Have you ever felt trapped in a negative, toxic environment? Did you feel overwhelmed by the negativity, and were you unable to shield yourself from it?
If so, you’re not alone.
Some time ago, I was in an environment that was so toxic that I almost quit my job. I was trapped among endless gossip, mean-spiritedness and backstabbing. I worked every day feeling like I was in self-preservation mode.
My character is strong, resilient and caring, but my work environment made me question that. I thought my positivity would spread to others and be enough to at least slightly improve their outlook — right?
Unfortunately, I was wrong.
And after several months of this toxic environment, I couldn’t stay optimistic about my situation any longer. My positive energy was depleted, and the negativity started to seep into my soul and poison me as well.
I didn’t want to feel defeated, but could I really continue to fight against this day after day? Staying in a slump was uncharacteristic of me, so I knew something had to change. I knew I had to rise above to stay true to myself or else be forced to work elsewhere.
The Night I Took Control
During a night of deep contemplation and feeling sick to my stomach for having to face another day, I decided to tackle the situation with a perspective change. I took myself out of the box and changed from fighting against the environment to logically facing it with objective understanding.
There had to be a reason why this environment sustained this amount of negativity for so long, even before I got hired. I began to look at it from an observer’s point of view.
The first step was to stop describing my day using words such as fighting, protecting and shielding and replace them with proactive words such as analyzing, observing and adapting.
It’s cliché, but the honest truth is that having balance in all things, including emotions, is a source of true happiness. And if someone or many people are keeping your emotions off balance and bringing you down to their dark side, it is crucial to learn how to handle them.
Here are ways to handle negative people so their negative energy doesn’t consume you:
1. Listen with Ears of Empathy
Consistently negative people are deeply pained. Instead of protecting yourself from them, change your perspective to understanding them. Something, whether it’s extreme self-consciousness, heartache, or a loss, is so deep that it consumes them.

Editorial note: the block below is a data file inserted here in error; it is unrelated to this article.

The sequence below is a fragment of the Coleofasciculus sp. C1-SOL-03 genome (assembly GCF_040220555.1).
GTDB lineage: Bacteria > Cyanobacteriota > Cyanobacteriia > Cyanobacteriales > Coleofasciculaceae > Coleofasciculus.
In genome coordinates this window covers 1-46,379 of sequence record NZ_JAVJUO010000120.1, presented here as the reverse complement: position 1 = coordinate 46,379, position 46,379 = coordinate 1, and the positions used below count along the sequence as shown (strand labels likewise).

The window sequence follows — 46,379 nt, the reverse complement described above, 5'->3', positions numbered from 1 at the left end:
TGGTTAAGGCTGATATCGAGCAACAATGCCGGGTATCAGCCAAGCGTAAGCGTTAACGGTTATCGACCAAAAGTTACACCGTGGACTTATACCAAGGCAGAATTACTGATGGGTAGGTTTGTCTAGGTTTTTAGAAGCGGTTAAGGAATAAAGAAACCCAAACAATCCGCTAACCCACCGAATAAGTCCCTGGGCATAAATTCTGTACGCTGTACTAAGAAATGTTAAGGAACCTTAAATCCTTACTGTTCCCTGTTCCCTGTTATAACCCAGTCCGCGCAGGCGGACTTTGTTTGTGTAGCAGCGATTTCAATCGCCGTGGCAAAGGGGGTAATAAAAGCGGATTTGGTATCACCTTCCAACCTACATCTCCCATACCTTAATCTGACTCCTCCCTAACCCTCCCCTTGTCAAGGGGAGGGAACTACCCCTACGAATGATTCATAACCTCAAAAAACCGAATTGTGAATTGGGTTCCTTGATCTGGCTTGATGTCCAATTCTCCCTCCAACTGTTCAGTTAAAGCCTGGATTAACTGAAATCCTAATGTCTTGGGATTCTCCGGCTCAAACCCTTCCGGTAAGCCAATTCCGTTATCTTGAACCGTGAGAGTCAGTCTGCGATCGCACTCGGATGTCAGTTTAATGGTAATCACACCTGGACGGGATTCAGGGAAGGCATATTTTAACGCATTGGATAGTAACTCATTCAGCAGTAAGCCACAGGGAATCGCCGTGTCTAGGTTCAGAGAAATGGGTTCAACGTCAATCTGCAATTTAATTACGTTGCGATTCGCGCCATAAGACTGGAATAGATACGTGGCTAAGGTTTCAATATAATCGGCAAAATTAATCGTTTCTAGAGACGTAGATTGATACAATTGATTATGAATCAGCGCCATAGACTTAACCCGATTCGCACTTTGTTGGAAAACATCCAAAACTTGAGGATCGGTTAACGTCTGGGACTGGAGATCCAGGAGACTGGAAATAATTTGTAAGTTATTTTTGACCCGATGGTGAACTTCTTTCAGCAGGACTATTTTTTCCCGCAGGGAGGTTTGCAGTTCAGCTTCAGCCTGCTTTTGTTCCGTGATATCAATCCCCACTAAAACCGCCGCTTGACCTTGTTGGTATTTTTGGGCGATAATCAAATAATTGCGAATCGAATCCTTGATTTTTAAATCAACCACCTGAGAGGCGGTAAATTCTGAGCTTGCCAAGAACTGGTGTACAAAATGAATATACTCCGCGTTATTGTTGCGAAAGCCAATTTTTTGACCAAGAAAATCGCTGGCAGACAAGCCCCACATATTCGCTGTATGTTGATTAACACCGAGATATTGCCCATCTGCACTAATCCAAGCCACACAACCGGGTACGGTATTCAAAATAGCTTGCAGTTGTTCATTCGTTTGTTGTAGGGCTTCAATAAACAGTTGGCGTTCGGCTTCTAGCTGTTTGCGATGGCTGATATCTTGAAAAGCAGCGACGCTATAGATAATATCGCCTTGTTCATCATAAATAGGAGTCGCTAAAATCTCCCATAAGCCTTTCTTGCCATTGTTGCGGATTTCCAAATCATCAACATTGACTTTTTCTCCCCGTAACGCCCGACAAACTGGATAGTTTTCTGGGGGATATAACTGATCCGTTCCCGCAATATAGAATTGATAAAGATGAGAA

In the end, they are just looking for comfort. Sure, they seek comfort in a twisted way, but it is a cry for help.
Instead of disdain, try to see through the negativity to reveal their pain, and turn the situation around by asking, “How are you?” or, “Is everything okay?” The result may lead to the person snapping back, or it could be just the outreach they need to know someone heard their cry.
I’ve experienced both but was better for it because that person stopped dragging me down into their misery since I had been the only person who had actually asked them how they were feeling.
You don’t have to be their best friend, but trust that sometimes the smallest gesture could be the biggest source of change.
2. Keep Things Brief
Negativity feeds off attention. Without attention, the negativity dies.
If you must deal with someone that is negative, keep things brief and to the point. Just being around a negative person’s energy alone can be draining.
So if you can’t get around it and you have to communicate with them, think of yourself as being a mere visitor in their space. Communicate, but don’t engage. Like visiting a foreign land, you observe and respect the culture but don’t necessarily adopt it as your own.
By keeping things brief, you’re respecting yourself by realizing that your time is precious too, with no room for unnecessary negative energy.
3. Tell Them the Truth
Tell the incessantly negative person in a calm, rational manner that you can’t continue to talk to them unless they stop being so negative. This is not for the faint of heart, and it might not work for all situations, but it does strengthen your nerves and empowers you to take charge of your own feelings.